While a 50 basis point (bps) initial move is now seen as a low probability event, Fed Funds Futures are still anticipating 25 bps hikes at the March, May, June, and July FOMC meetings with 6 hikes in total by year-end (to a range of 1.50%-1.75%).
Why are investors expecting rate hikes in spite of the weakness in the financial markets?
The glaring disconnect between Fed policy and inflation.
We received more data on that front this week with the PCE Price Index showing a 6.1% increase over the last year, the highest rate of inflation in 40 years. This compares to a historical average of 3.25% inflation since 1960.
Meanwhile, the Fed Funds Rate remains close to 0% versus its average over the same time period of 4.8%.
Lest the Fed loses all their remaining credibility, the rate hikes are coming.
What Russian Sanctions Mean For Europe and The World
“Now that the question of a Russian invasion of Ukraine has proven itself not to be a hypothetical, Western governments will be pushed to respond.
The United States and its European allies are likely to pursue a sanctions campaign, but this is easier said than done. While it has been popular to deride Russia and its economy as a "gas station" masquerading as a country, the reality is that Russia is a significant--often the largest--exporter of several critical commodities. Russian exports directly feed and fuel (or enable the processes to do so) vast swathes of the world from South America to the Middle East and East Asia--in addition to lighting and heating European homes and supplying crude oil to US Gulf Coast refineries.
For the latter scenario, Russian crude exports to the world's largest oil producer picked up significantly in 2021 as a result of US sanctions against Venezuela, illustrating the double-edged nature of sanctions in the globalized economy.
The ins and outs of the major oil and natural gas suppliers is a favorite topic of ours here at Zeihan on Geopolitics, and it forms a cornerstone of our expertise; my team and I have decades of combined experience on the issues facing global energy. Crack open any of my books and you'll see that oil and gas are usually the topic of the longest chapters.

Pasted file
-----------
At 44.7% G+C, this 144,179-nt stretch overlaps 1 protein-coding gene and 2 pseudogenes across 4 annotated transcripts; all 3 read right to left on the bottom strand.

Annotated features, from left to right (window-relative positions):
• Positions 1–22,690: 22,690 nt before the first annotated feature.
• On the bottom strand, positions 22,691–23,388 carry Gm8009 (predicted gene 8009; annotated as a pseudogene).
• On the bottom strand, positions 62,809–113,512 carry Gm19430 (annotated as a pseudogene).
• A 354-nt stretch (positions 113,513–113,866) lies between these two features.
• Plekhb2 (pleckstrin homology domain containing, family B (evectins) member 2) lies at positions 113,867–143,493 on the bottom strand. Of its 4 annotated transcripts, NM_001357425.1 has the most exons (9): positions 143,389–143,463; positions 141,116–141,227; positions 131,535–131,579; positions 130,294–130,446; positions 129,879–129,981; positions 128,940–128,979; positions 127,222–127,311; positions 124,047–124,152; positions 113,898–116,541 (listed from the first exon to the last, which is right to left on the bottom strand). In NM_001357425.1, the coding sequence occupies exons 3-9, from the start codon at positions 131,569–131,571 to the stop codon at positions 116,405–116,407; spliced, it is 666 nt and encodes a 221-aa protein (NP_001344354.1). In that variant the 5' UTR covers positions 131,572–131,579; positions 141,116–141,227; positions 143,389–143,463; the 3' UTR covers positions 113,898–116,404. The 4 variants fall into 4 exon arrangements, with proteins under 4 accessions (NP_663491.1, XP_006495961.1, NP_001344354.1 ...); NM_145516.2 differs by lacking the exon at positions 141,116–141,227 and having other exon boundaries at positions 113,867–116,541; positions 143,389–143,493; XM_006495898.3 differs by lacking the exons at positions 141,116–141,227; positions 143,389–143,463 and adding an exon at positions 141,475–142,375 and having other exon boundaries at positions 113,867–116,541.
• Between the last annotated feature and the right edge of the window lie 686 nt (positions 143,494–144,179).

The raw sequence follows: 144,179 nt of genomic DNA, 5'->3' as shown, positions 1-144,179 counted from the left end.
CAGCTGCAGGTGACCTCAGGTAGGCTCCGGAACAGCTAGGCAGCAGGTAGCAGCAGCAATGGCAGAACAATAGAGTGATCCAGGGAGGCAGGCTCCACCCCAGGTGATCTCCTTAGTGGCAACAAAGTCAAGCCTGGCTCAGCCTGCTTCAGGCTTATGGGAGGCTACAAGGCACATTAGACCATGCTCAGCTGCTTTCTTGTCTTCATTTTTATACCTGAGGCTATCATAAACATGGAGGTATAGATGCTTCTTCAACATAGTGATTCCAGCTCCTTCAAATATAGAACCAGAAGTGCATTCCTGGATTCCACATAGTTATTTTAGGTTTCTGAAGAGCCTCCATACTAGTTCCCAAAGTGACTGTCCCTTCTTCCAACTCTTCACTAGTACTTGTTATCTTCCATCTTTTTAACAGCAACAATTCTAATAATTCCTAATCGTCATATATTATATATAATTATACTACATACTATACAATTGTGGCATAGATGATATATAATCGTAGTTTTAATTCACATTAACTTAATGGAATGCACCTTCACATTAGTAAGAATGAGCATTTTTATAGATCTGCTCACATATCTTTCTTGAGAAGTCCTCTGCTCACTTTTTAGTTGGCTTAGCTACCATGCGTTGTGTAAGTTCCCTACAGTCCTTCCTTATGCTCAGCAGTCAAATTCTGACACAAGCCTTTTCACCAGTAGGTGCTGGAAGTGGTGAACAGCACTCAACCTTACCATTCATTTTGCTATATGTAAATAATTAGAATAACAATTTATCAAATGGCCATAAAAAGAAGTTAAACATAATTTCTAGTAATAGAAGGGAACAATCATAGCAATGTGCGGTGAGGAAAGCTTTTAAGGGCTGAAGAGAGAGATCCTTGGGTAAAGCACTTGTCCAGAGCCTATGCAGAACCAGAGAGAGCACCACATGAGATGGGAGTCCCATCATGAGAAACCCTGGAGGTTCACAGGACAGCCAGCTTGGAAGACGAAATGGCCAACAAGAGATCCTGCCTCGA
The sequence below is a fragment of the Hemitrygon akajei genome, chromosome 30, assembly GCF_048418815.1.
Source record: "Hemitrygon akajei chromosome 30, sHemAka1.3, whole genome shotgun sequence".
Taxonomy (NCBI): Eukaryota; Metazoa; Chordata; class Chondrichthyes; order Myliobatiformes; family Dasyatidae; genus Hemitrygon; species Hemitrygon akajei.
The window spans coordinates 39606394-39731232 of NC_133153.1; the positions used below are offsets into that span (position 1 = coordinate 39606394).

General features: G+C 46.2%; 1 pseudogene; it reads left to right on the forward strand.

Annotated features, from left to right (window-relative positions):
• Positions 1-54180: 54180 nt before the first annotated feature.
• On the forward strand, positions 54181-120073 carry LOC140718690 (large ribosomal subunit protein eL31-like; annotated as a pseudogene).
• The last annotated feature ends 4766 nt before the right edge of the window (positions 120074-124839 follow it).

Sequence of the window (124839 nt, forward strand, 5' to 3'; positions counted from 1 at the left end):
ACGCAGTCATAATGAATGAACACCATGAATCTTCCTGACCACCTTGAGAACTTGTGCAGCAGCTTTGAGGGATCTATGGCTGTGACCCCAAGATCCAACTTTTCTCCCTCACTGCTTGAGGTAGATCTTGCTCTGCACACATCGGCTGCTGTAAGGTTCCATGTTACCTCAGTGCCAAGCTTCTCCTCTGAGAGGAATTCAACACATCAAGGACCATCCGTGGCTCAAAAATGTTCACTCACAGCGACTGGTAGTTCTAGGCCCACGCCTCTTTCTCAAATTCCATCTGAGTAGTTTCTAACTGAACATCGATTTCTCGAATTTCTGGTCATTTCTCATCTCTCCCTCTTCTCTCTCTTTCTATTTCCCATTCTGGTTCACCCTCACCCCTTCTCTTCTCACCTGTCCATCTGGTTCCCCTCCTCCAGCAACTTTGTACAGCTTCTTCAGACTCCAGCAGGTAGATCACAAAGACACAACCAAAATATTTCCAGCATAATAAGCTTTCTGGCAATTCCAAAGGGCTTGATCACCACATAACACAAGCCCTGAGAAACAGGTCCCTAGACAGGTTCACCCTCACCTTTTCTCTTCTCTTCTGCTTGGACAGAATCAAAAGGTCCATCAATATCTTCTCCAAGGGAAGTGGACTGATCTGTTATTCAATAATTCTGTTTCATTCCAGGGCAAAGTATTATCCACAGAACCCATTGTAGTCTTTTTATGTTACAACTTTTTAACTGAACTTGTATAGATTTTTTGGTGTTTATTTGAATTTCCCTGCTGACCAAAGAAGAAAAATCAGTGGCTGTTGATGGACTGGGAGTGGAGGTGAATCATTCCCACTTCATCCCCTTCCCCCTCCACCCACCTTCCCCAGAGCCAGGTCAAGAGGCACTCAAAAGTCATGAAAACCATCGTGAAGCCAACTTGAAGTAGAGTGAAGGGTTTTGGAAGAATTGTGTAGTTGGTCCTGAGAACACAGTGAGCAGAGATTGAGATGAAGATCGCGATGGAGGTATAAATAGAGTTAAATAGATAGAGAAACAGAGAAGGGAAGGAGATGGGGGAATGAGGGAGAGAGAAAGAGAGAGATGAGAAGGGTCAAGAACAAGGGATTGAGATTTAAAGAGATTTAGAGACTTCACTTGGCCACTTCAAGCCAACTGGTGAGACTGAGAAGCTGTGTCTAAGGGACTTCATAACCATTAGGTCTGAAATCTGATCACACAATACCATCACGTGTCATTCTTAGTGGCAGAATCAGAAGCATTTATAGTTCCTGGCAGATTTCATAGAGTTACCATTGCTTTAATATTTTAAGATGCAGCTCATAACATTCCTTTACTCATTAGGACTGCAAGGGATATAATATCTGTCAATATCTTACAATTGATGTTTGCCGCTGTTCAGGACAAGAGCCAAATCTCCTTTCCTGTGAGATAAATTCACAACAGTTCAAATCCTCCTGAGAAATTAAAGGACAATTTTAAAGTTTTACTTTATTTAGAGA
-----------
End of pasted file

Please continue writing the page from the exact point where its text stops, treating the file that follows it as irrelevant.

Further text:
My second book, The Absent Superpower, chronicles the many outcomes of the American shale revolution. Most notable: an America able to divorce itself from the wider world, and a major regional war in which Russia invades…Ukraine.
Now we are gearing up for the release of our newest project - The End of the World is Just the Beginning: Mapping the Collapse of Globalization. The new book breaks down the future shape of various economic sectors in a post-globalized world: finance, manufacturing, agriculture.
The rapidly-building Ukraine War obviates nothing in the new book (thankfully), but it certainly focuses the mind on the burning questions of the day. How badly will the war impact the world’s second-largest energy exporter? Which consuming markets will be most (and least) impacted? How will those markets adapt to the sudden loss of Russian exports? How long will those losses last?
🌊 Canadian Companies To Peruse 🌊
EPOCHAPP.COM - Founded in Kitchener, Ontario. Epoch is the employee experience platform that drives engagement in your learning programs, DEI and ERG initiatives, AMAs, All Hands and internal events. Raises $3.6m USD from Rally Ventures (feb 23rd).
🔮Best Links of The Week🔮
YouTube adds another TikTok feature: live rings
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iPhone average selling price up 14% as iPhone 13 drives record revenue